DH Lawrence and Tradition indicates how Lawrence interprets, revalues, absorbs, and transforms the work of Blake, Carlyle, Ruskin, George Eliot, Hardy, Whitman, and Nietzche. Though the critics differ in their approaches to the question of Lawrence's relation to tradition and receptivity to influence, they all assume that his use of the style, forms, and ideas of his predecessors is positive. The contributers believe that Lawrence's fiction, poetry, and criticism derive their resonance, meaning, and value--and much of their inspiration--from his vital connection to significant authors of the nineteenth century.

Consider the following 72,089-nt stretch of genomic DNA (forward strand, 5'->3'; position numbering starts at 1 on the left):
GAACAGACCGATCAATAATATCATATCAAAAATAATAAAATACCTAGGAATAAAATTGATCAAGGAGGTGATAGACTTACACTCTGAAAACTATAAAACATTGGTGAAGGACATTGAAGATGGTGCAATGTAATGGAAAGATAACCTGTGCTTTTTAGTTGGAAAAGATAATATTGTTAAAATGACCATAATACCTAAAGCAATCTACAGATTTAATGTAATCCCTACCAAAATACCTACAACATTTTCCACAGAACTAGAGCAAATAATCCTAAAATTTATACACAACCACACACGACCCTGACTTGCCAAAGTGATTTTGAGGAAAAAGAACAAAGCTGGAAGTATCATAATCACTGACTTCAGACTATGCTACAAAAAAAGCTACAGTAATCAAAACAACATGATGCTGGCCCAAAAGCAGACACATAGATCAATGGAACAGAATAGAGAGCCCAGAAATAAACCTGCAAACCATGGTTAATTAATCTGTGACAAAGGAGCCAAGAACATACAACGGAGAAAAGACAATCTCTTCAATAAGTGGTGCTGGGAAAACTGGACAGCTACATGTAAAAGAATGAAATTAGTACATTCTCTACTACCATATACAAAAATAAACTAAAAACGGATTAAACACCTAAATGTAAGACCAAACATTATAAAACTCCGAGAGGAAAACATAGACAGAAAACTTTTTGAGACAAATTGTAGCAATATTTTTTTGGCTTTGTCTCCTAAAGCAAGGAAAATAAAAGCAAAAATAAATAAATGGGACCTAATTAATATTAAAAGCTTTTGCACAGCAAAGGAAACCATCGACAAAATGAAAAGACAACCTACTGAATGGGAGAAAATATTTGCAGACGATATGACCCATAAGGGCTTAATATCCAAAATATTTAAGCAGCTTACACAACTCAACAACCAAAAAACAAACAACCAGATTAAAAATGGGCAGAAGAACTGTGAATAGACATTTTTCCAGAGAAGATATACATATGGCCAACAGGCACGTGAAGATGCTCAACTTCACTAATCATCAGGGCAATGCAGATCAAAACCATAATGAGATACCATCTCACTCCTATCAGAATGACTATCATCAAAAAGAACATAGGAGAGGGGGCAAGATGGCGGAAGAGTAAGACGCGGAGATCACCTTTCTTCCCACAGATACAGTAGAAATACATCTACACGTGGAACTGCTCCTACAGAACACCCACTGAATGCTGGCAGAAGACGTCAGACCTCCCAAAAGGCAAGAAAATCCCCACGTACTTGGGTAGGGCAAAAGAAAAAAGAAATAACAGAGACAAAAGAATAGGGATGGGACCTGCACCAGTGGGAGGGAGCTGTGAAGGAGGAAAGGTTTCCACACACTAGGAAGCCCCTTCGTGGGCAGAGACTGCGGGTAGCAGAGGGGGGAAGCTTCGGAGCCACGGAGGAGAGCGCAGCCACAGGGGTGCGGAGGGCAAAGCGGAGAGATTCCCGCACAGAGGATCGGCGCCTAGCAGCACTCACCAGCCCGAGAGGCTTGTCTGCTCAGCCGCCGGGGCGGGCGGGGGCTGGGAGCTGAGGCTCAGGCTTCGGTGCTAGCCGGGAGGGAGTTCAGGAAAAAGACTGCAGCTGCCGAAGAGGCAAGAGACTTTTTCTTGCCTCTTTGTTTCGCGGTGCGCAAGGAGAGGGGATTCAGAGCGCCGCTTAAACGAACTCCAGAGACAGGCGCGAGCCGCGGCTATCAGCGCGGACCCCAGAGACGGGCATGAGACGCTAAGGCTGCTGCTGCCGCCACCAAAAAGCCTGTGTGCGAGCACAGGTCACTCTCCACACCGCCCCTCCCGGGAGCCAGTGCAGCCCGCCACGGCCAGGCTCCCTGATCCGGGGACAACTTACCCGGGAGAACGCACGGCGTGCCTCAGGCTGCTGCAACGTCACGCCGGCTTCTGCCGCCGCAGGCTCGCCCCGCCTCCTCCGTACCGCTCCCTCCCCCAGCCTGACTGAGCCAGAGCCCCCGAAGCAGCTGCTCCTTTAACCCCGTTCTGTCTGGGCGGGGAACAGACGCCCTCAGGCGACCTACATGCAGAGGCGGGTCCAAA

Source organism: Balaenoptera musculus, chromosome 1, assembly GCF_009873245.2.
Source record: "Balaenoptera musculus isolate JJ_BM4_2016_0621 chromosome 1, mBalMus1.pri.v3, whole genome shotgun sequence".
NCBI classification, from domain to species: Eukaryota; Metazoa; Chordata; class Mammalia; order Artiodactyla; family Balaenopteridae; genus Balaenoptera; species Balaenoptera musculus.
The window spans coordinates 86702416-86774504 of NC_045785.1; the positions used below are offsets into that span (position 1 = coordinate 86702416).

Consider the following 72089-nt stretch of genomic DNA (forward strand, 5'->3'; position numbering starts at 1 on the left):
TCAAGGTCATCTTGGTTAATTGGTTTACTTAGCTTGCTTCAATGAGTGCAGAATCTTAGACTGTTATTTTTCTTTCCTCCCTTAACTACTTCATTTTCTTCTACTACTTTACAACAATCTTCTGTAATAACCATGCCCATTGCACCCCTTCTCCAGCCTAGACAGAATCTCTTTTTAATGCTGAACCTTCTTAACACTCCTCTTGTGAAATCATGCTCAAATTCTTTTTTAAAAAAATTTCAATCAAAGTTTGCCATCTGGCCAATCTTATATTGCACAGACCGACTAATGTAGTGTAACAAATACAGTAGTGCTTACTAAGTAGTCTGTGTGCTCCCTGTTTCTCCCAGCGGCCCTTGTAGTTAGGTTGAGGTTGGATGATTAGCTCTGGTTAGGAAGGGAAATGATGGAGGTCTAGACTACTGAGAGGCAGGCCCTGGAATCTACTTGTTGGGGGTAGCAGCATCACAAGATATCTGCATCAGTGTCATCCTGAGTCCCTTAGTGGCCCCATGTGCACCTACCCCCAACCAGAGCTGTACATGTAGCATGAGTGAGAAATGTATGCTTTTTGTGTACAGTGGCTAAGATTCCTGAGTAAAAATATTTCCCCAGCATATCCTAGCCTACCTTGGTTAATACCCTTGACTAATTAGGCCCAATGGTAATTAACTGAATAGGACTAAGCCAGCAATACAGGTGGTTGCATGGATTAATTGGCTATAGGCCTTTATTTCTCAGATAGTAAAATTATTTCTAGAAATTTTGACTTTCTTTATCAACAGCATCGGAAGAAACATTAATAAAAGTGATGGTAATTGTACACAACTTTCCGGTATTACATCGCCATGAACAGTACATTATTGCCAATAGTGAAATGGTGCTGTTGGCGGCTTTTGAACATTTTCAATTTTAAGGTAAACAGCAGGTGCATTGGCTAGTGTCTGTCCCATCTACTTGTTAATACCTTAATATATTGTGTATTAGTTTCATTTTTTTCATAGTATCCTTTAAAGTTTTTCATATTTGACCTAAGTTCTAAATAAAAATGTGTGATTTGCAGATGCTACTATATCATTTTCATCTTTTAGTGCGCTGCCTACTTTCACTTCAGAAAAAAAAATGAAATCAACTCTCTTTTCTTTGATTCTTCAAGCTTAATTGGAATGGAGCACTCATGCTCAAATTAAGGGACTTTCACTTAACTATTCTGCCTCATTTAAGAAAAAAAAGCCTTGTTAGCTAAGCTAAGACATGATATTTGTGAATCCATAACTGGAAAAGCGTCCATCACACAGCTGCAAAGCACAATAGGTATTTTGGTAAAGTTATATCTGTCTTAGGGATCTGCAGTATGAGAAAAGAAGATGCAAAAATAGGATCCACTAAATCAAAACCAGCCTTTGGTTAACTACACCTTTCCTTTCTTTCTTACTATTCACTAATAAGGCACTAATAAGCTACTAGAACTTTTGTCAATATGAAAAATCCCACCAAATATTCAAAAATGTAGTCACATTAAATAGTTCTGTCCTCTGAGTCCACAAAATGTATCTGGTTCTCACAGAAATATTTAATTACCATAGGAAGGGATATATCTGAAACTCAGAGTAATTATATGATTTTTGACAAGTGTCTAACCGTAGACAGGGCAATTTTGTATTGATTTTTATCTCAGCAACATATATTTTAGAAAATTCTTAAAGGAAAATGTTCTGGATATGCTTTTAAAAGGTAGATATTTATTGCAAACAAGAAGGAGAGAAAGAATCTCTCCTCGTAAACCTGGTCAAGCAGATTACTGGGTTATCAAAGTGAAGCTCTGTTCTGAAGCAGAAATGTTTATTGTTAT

Since tradition can be construed as the cultural equivalence of the individual consciousness, this book explores the very roots of Lawrence's art. The essays examine how Lawrence fulfills the implications and completes, the potential of his Romantic and Victorian forebears and how, by rewriting the works of others, he makes them entirely his own. Though Lawrence transcends any single literary influence, part of his receptive genius is the ability to select and learn from the traditions of the past. He had the persistance, and courage to continue the struggle with the potent dead and, from his spiritual combat, to re-create a new are. Lawrence's exploration of earlier writers and his cultivation of underlying temperamental an stylistic affinities lead him to self-discovery. His debts to traditions enhance rather than diminish his originality and establish him more seriously as a writer of the first rank.